(Reuters) - LeBron James, the face of the National Basketball Association, on Wednesday urged league owners to follow through on the lifetime ban imposed on Donald Sterling by forcing him to sell the Los Angeles Clippers.
The Miami Heat forward and two-time reigning Most Valuable Player praised NBA Commissioner Adam Silver's decision to ban Sterling on Tuesday along with a $2.5 million fine in response to racist remarks made by the owner.
Silver also vowed to force Sterling, the NBA's longest-tenured owner, to sell the team, but he must win votes from three-quarters of the league owners to achieve that.
"It's a monumental day and it's going to be remembered in NBA history," James told reporters about Silver's ruling following a team practice.
"But the job is still not done. It's a win, but we still need the owners to do their part."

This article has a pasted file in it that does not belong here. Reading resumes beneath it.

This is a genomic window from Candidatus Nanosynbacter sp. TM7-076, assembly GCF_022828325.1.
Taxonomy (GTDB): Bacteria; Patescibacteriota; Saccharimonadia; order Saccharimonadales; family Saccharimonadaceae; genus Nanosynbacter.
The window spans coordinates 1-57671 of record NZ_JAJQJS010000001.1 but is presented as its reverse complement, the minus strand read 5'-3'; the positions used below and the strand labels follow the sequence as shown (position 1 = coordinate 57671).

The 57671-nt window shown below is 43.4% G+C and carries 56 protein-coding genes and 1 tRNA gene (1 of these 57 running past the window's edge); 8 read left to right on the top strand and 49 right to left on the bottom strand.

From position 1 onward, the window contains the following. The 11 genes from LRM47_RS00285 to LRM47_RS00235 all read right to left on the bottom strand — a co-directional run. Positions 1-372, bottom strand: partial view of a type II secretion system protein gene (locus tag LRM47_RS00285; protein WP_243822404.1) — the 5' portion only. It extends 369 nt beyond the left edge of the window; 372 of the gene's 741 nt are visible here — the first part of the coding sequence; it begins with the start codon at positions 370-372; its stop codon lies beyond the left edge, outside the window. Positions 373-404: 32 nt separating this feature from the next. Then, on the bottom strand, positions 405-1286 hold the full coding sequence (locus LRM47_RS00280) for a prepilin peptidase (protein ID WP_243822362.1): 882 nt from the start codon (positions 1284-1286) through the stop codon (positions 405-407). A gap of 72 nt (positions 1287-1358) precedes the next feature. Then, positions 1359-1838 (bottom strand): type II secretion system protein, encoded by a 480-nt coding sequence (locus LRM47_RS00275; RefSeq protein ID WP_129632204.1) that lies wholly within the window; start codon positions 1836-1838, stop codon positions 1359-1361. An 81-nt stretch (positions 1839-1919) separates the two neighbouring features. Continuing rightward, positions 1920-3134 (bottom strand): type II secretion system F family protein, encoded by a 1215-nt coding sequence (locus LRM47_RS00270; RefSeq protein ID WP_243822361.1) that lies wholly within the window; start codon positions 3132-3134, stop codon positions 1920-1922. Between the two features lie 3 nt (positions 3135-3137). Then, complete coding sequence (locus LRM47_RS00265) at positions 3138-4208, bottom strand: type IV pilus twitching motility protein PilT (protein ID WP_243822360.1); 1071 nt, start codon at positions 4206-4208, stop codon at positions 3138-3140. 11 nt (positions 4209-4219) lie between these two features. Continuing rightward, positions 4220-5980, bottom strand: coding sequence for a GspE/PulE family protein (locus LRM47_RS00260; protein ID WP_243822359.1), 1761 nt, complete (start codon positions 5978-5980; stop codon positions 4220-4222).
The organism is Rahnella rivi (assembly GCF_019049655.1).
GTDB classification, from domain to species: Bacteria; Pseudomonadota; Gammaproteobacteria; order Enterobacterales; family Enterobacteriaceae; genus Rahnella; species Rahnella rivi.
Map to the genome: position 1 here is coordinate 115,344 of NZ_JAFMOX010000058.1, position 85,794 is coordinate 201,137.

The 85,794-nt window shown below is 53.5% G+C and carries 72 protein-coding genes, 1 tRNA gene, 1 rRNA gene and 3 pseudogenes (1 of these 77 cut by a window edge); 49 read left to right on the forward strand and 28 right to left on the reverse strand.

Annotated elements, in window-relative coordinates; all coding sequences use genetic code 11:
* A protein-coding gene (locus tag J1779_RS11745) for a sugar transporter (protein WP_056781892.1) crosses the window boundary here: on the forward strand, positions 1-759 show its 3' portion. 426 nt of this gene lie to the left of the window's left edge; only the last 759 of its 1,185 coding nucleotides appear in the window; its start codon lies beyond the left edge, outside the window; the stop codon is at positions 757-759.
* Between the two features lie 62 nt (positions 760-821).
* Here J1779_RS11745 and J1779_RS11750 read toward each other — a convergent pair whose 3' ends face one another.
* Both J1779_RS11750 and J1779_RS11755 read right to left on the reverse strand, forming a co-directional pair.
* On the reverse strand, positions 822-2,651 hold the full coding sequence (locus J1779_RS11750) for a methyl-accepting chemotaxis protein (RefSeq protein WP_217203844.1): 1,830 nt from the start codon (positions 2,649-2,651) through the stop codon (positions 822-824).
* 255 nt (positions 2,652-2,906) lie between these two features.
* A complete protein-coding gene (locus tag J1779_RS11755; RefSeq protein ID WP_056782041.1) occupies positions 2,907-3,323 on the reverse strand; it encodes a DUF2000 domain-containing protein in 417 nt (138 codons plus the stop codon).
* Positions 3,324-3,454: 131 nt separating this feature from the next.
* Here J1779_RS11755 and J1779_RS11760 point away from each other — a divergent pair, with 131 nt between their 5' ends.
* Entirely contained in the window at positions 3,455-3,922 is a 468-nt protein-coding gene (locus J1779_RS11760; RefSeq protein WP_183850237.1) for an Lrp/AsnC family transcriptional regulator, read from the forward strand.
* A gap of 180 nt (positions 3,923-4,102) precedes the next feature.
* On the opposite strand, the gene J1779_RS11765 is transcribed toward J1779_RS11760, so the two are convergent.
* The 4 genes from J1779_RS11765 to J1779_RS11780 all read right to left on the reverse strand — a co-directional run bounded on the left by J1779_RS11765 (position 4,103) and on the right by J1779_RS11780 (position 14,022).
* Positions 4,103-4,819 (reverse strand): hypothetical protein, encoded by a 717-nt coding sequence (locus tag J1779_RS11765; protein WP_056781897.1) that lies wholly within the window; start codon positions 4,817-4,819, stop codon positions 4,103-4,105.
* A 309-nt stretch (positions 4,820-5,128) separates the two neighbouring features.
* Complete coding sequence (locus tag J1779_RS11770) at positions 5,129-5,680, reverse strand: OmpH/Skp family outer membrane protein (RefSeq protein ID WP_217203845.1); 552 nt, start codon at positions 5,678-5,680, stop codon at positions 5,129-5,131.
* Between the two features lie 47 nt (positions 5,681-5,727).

No timetable is yet in place, with the NBA's 10-member owners' advisory and finance committee meeting on Thursday to go over the next steps in the process.
"We still have to wait on the owners' decision, which I believe will be in favor of what we all believe in," said James.
Every NBA team issued a statement on Tuesday in support of Silver's ruling, while the owners of the Sacramento Kings and Minnesota Timberwolves both expressed confidence there would be sufficient votes to force Sterling to sell.
"We run a color blind league and this should not be tolerated," Kings owner Vivek Ranadive told ESPN Radio on Wednesday. "I would be surprised if this was not a unanimous vote."
James, one of several players who had suggested there was a chance of a players boycott during the current playoffs if Sterling was not suitably punished, was preparing for Miami's second-round series versus either Toronto or Brooklyn.
(Reporting by Larry Fine in New York; Editing by Frank Pingue)
- Sports & Recreation
- Donald Sterling
- LeBron James
- Miami Heat
- Los Angeles Clippers